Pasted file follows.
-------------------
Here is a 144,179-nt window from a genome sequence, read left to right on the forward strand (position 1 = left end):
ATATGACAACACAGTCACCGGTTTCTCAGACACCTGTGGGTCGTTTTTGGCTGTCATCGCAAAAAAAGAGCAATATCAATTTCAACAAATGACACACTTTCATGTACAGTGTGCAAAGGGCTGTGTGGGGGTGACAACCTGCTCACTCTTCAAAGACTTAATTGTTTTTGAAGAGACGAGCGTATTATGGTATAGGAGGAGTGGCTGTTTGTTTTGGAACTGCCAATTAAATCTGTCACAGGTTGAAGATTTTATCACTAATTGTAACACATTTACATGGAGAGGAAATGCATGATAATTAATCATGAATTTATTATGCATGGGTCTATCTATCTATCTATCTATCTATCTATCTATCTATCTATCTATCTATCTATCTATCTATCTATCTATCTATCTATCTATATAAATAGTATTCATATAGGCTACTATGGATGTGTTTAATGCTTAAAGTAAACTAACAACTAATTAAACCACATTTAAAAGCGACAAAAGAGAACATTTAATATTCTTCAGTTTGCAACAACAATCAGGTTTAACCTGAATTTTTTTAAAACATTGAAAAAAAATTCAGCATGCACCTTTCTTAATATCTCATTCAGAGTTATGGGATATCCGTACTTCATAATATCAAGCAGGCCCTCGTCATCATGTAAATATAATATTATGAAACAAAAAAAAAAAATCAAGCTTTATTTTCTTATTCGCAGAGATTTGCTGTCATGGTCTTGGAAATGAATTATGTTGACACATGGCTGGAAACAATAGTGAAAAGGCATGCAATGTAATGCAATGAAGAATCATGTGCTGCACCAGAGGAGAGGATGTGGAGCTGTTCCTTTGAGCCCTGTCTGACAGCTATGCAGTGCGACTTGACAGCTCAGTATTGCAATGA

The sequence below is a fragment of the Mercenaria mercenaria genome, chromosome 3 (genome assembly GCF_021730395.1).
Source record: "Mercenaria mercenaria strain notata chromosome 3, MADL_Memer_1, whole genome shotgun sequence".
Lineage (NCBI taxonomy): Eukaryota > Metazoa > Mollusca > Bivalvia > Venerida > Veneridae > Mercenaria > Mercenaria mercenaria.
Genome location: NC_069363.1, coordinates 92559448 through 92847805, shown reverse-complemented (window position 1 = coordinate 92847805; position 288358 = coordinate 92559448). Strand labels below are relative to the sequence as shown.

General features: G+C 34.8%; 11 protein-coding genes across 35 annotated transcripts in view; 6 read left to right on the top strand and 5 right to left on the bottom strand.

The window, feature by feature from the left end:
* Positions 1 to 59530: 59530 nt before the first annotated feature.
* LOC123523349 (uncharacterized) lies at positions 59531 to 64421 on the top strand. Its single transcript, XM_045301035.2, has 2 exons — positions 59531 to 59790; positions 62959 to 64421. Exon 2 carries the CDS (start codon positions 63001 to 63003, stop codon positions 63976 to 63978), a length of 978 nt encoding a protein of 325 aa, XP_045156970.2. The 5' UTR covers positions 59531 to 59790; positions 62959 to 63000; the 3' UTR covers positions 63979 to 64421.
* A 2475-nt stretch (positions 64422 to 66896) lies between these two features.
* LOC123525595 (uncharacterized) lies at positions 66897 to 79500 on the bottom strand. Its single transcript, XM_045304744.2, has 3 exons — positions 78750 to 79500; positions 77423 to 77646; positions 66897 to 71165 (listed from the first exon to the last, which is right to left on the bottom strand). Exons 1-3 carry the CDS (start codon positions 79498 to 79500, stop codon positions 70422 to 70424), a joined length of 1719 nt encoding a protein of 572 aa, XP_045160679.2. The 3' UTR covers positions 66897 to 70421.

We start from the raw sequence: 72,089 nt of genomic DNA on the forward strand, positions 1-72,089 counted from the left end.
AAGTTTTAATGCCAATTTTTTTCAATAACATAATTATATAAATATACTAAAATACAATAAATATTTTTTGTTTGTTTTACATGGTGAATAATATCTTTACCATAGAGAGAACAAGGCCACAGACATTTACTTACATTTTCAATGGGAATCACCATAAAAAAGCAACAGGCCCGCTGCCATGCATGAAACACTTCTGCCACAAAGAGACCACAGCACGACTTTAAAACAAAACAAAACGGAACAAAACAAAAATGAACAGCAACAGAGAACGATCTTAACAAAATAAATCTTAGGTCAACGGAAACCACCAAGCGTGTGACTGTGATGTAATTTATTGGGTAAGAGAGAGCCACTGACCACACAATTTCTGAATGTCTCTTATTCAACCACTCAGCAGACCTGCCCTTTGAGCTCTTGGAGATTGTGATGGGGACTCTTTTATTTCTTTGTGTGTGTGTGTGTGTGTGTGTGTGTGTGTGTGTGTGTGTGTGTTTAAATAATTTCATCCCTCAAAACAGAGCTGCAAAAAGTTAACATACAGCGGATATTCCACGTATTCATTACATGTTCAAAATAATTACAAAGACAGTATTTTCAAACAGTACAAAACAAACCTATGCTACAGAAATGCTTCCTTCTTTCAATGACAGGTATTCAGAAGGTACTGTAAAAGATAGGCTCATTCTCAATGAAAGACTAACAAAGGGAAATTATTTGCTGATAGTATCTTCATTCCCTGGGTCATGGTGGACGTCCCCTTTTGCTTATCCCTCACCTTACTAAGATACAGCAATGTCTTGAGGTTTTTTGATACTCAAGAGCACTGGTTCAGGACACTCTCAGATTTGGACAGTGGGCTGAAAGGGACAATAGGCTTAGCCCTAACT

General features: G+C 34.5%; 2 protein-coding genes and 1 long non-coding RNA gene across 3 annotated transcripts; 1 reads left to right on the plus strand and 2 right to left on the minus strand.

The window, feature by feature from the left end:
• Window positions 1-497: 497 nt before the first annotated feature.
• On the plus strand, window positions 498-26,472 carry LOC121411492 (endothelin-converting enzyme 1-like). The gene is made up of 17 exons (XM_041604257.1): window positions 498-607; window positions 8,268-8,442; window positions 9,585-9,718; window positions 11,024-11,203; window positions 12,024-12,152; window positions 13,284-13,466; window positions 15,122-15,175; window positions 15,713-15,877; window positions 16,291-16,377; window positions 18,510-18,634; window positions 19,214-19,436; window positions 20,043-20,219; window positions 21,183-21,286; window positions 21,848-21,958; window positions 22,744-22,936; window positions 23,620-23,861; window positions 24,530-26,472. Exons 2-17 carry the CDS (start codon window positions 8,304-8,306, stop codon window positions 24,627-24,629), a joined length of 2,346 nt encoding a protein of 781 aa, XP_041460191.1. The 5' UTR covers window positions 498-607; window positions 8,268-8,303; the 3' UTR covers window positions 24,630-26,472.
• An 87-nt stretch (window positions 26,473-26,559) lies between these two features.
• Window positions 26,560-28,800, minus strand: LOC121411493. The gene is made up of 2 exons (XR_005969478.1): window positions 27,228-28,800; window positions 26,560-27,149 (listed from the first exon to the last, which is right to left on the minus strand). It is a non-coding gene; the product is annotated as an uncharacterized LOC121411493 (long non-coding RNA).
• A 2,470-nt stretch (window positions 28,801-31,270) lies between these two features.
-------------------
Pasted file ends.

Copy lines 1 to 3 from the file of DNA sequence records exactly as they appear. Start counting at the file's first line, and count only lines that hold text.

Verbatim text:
Here is a 144,179-nt window from a genome sequence, read left to right on the forward strand (position 1 = left end):
ATATGACAACACAGTCACCGGTTTCTCAGACACCTGTGGGTCGTTTTTGGCTGTCATCGCAAAAAAAGAGCAATATCAATTTCAACAAATGACACACTTTCATGTACAGTGTGCAAAGGGCTGTGTGGGGGTGACAACCTGCTCACTCTTCAAAGACTTAATTGTTTTTGAAGAGACGAGCGTATTATGGTATAGGAGGAGTGGCTGTTTGTTTTGGAACTGCCAATTAAATCTGTCACAGGTTGAAGATTTTATCACTAATTGTAACACATTTACATGGAGAGGAAATGCATGATAATTAATCATGAATTTATTATGCATGGGTCTATCTATCTATCTATCTATCTATCTATCTATCTATCTATCTATCTATCTATCTATCTATCTATCTATCTATCTATCTATATAAATAGTATTCATATAGGCTACTATGGATGTGTTTAATGCTTAAAGTAAACTAACAACTAATTAAACCACATTTAAAAGCGACAAAAGAGAACATTTAATATTCTTCAGTTTGCAACAACAATCAGGTTTAACCTGAATTTTTTTAAAACATTGAAAAAAAATTCAGCATGCACCTTTCTTAATATCTCATTCAGAGTTATGGGATATCCGTACTTCATAATATCAAGCAGGCCCTCGTCATCATGTAAATATAATATTATGAAACAAAAAAAAAAAATCAAGCTTTATTTTCTTATTCGCAGAGATTTGCTGTCATGGTCTTGGAAATGAATTATGTTGACACATGGCTGGAAACAATAGTGAAAAGGCATGCAATGTAATGCAATGAAGAATCATGTGCTGCACCAGAGGAGAGGATGTGGAGCTGTTCCTTTGAGCCCTGTCTGACAGCTATGCAGTGCGACTTGACAGCTCAGTATTGCAATGA

The sequence below is a fragment of the Mercenaria mercenaria genome, chromosome 3 (genome assembly GCF_021730395.1).